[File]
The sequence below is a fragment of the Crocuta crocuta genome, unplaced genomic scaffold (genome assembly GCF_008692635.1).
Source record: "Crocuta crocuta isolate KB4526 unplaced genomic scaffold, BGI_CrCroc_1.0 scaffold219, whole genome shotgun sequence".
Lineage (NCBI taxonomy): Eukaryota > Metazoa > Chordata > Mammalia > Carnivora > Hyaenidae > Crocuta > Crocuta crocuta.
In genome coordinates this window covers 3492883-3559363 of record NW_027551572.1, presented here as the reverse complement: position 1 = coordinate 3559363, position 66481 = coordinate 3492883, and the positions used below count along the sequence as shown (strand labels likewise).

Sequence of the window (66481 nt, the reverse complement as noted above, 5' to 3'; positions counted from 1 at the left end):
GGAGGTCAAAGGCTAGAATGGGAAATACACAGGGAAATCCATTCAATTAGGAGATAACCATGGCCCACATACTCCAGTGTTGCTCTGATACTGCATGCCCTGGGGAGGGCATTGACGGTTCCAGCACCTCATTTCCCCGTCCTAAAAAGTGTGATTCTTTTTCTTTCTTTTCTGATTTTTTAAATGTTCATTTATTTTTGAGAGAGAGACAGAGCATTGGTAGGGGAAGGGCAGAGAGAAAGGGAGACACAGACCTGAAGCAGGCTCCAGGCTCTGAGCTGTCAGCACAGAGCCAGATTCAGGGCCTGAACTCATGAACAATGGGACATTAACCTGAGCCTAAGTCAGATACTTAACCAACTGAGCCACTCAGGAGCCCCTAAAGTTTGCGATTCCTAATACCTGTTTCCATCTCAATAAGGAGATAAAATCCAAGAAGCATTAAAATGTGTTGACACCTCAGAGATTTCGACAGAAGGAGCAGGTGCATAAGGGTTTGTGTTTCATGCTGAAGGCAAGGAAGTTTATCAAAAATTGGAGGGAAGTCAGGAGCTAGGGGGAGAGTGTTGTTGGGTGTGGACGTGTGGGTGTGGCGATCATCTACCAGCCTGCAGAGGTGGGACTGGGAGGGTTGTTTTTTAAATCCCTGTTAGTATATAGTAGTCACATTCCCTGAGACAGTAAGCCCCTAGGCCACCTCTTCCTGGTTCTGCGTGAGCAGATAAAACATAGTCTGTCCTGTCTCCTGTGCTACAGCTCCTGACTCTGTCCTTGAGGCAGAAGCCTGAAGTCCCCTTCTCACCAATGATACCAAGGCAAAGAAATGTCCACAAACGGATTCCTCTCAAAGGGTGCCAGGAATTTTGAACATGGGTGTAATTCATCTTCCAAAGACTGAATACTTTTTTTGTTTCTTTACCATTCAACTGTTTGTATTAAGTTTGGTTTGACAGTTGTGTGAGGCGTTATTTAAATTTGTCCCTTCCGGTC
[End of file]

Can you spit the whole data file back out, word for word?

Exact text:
The sequence below is a fragment of the Crocuta crocuta genome, unplaced genomic scaffold (genome assembly GCF_008692635.1).
Source record: "Crocuta crocuta isolate KB4526 unplaced genomic scaffold, BGI_CrCroc_1.0 scaffold219, whole genome shotgun sequence".
Lineage (NCBI taxonomy): Eukaryota > Metazoa > Chordata > Mammalia > Carnivora > Hyaenidae > Crocuta > Crocuta crocuta.
In genome coordinates this window covers 3492883-3559363 of record NW_027551572.1, presented here as the reverse complement: position 1 = coordinate 3559363, position 66481 = coordinate 3492883, and the positions used below count along the sequence as shown (strand labels likewise).

Sequence of the window (66481 nt, the reverse complement as noted above, 5' to 3'; positions counted from 1 at the left end):
GGAGGTCAAAGGCTAGAATGGGAAATACACAGGGAAATCCATTCAATTAGGAGATAACCATGGCCCACATACTCCAGTGTTGCTCTGATACTGCATGCCCTGGGGAGGGCATTGACGGTTCCAGCACCTCATTTCCCCGTCCTAAAAAGTGTGATTCTTTTTCTTTCTTTTCTGATTTTTTAAATGTTCATTTATTTTTGAGAGAGAGACAGAGCATTGGTAGGGGAAGGGCAGAGAGAAAGGGAGACACAGACCTGAAGCAGGCTCCAGGCTCTGAGCTGTCAGCACAGAGCCAGATTCAGGGCCTGAACTCATGAACAATGGGACATTAACCTGAGCCTAAGTCAGATACTTAACCAACTGAGCCACTCAGGAGCCCCTAAAGTTTGCGATTCCTAATACCTGTTTCCATCTCAATAAGGAGATAAAATCCAAGAAGCATTAAAATGTGTTGACACCTCAGAGATTTCGACAGAAGGAGCAGGTGCATAAGGGTTTGTGTTTCATGCTGAAGGCAAGGAAGTTTATCAAAAATTGGAGGGAAGTCAGGAGCTAGGGGGAGAGTGTTGTTGGGTGTGGACGTGTGGGTGTGGCGATCATCTACCAGCCTGCAGAGGTGGGACTGGGAGGGTTGTTTTTTAAATCCCTGTTAGTATATAGTAGTCACATTCCCTGAGACAGTAAGCCCCTAGGCCACCTCTTCCTGGTTCTGCGTGAGCAGATAAAACATAGTCTGTCCTGTCTCCTGTGCTACAGCTCCTGACTCTGTCCTTGAGGCAGAAGCCTGAAGTCCCCTTCTCACCAATGATACCAAGGCAAAGAAATGTCCACAAACGGATTCCTCTCAAAGGGTGCCAGGAATTTTGAACATGGGTGTAATTCATCTTCCAAAGACTGAATACTTTTTTTGTTTCTTTACCATTCAACTGTTTGTATTAAGTTTGGTTTGACAGTTGTGTGAGGCGTTATTTAAATTTGTCCCTTCCGGTC